With the huge volatility in State unemployment rate estimates, demonstrated by the ABS seasonally adjusted estimate of Queensland’s unemployment rate falling from 6.4% in January to 5.6% in February, and the SA rate increasing from 6.8% to 7.7%, the ABS really needs to invest greater resources into generating better State-level estimates. I did my best to explain what the latest labour force data mean for Queensland to the Courier-Mail yesterday (see Qld February 2016 unemployment rate adjusted to 5.6%):
Economist Gene Tunny, from Adept Economics, said southeast Queensland was cracking ahead while regional areas were struggling.
He said while the volatile figures were hard to read, there definitely was a continuing trend in jobs growth.
“Gold Coast is going well with the Commonwealth Games and Brisbane with construction but other areas have the loss of the resources industry,” he said. “Overall, I think the state economy is really a bit lacklustre.”
On yesterday’s figures, I would highly recommend Paul Syvret’s excellent column in today’s Courier-Mail, in which he too expresses concern about the reliability of the data (Qld unemployment data for February 2016 explained):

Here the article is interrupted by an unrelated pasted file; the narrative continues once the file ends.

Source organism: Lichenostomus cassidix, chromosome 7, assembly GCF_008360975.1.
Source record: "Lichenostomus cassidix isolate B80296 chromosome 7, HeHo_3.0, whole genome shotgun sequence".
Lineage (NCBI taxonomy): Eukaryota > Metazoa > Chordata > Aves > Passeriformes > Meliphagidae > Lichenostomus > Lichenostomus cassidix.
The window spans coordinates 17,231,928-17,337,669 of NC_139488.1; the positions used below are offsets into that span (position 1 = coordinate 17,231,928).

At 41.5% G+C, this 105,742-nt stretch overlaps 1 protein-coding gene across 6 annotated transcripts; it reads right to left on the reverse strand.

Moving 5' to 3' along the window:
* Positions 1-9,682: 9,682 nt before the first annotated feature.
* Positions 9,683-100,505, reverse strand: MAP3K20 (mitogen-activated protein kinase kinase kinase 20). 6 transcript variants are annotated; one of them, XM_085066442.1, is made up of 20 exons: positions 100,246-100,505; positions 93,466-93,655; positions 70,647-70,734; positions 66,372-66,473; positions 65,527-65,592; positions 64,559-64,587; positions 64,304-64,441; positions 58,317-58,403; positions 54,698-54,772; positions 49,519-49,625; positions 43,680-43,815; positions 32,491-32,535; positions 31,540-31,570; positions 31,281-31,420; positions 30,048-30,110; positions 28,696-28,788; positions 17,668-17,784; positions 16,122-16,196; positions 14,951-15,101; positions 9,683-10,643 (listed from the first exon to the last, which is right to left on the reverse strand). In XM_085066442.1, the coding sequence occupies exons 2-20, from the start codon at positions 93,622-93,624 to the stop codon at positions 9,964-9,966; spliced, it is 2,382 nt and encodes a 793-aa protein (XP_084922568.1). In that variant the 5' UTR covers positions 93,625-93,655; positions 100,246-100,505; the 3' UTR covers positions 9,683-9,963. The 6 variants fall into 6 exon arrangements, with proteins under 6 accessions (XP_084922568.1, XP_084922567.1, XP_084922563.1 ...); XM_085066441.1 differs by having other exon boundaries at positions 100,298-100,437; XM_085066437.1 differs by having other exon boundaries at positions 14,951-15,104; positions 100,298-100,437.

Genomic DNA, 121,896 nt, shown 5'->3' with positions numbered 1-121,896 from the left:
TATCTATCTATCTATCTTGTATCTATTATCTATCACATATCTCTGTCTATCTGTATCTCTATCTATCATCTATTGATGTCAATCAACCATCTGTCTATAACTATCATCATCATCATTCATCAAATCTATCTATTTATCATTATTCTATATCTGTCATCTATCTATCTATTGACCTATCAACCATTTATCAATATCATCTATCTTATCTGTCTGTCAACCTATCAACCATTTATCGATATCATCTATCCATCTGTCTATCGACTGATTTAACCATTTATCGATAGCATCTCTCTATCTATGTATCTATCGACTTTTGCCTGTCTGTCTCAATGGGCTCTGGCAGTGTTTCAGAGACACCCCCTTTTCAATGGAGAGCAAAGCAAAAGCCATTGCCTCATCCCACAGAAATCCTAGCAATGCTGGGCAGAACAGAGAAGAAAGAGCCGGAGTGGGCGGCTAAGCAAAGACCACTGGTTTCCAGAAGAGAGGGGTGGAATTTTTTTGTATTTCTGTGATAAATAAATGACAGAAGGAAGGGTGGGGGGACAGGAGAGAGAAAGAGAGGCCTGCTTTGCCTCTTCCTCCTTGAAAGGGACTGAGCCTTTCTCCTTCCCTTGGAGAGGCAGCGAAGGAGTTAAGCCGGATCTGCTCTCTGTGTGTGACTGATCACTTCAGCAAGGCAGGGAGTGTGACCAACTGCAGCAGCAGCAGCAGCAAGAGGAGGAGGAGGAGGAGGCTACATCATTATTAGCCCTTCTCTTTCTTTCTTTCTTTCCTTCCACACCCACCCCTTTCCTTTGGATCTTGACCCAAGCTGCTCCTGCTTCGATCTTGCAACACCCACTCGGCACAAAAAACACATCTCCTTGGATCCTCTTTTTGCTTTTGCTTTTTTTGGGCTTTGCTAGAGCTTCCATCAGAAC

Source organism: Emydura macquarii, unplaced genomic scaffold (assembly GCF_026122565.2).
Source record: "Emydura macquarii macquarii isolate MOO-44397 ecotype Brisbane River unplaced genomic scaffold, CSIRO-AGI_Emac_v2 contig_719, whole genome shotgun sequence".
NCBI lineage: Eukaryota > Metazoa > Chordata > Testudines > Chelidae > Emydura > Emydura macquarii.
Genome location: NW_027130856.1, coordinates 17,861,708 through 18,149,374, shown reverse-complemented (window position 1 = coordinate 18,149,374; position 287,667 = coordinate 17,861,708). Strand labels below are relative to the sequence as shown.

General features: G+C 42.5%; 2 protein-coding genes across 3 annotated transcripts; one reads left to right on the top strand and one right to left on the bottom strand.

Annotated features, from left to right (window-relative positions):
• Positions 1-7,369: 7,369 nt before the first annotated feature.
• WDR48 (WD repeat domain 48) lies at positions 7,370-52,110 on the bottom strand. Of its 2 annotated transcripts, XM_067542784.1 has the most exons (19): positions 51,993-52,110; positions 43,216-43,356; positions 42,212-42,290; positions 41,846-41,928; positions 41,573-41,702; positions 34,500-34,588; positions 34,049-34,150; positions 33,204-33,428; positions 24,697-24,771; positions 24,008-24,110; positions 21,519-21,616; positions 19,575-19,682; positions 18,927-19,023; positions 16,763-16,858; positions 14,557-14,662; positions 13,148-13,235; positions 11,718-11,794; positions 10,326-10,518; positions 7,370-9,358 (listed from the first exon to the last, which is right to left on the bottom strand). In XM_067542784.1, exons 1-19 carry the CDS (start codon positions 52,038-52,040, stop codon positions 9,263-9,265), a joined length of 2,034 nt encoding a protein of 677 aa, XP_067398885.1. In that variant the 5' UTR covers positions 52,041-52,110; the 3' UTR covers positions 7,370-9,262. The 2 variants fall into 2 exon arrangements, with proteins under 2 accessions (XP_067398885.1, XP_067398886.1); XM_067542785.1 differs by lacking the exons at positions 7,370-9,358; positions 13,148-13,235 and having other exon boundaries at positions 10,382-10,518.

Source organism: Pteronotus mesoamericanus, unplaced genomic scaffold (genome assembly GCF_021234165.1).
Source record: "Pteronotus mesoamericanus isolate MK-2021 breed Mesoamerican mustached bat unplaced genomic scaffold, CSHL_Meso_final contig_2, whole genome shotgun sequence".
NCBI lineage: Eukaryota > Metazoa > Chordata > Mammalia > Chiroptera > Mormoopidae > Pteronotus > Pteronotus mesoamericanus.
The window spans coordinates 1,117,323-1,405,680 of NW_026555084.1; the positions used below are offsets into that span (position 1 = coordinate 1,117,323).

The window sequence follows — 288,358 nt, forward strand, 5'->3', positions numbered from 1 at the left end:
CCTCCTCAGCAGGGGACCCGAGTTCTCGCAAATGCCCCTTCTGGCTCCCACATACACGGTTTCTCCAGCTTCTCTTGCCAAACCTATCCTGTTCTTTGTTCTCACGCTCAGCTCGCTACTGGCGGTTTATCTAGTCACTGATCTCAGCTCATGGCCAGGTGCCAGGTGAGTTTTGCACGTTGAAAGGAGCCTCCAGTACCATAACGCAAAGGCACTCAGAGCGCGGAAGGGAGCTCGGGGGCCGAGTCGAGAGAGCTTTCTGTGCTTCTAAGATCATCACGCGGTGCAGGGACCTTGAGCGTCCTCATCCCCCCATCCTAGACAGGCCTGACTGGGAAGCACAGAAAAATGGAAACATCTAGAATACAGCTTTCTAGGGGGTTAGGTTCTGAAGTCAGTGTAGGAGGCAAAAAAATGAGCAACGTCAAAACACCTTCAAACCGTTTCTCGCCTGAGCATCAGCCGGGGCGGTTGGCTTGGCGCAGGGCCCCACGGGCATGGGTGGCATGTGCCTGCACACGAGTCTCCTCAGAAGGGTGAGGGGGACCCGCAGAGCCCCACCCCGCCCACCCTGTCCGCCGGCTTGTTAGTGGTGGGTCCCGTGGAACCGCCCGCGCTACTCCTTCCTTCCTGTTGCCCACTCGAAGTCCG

The problem we have right now is that the labour force data is wildly erratic, making it hard for policy makers to get a handle on what is actually happening in the real economy.
The volatility in the State-level estimates should add to concerns about the reliability of the national seasonally adjusted unemployment rate, which is a key indicator monitored by the Reserve Bank in advising on monetary policy. The ABS may promote its trend estimates, but they are poor substitutes for reliable seasonally adjusted data. As I have noted before, the trend estimates are simply smoothed, filtered versions of the underlying seasonally adjusted data, and the trend estimates will tend to disguise turning points that may be occurring, because they are smoothing the time series. Eventually the trend data will be revised, and turning points will be revealed, but analysts will miss the turning points when they really need to see them if they rely on the trend data alone.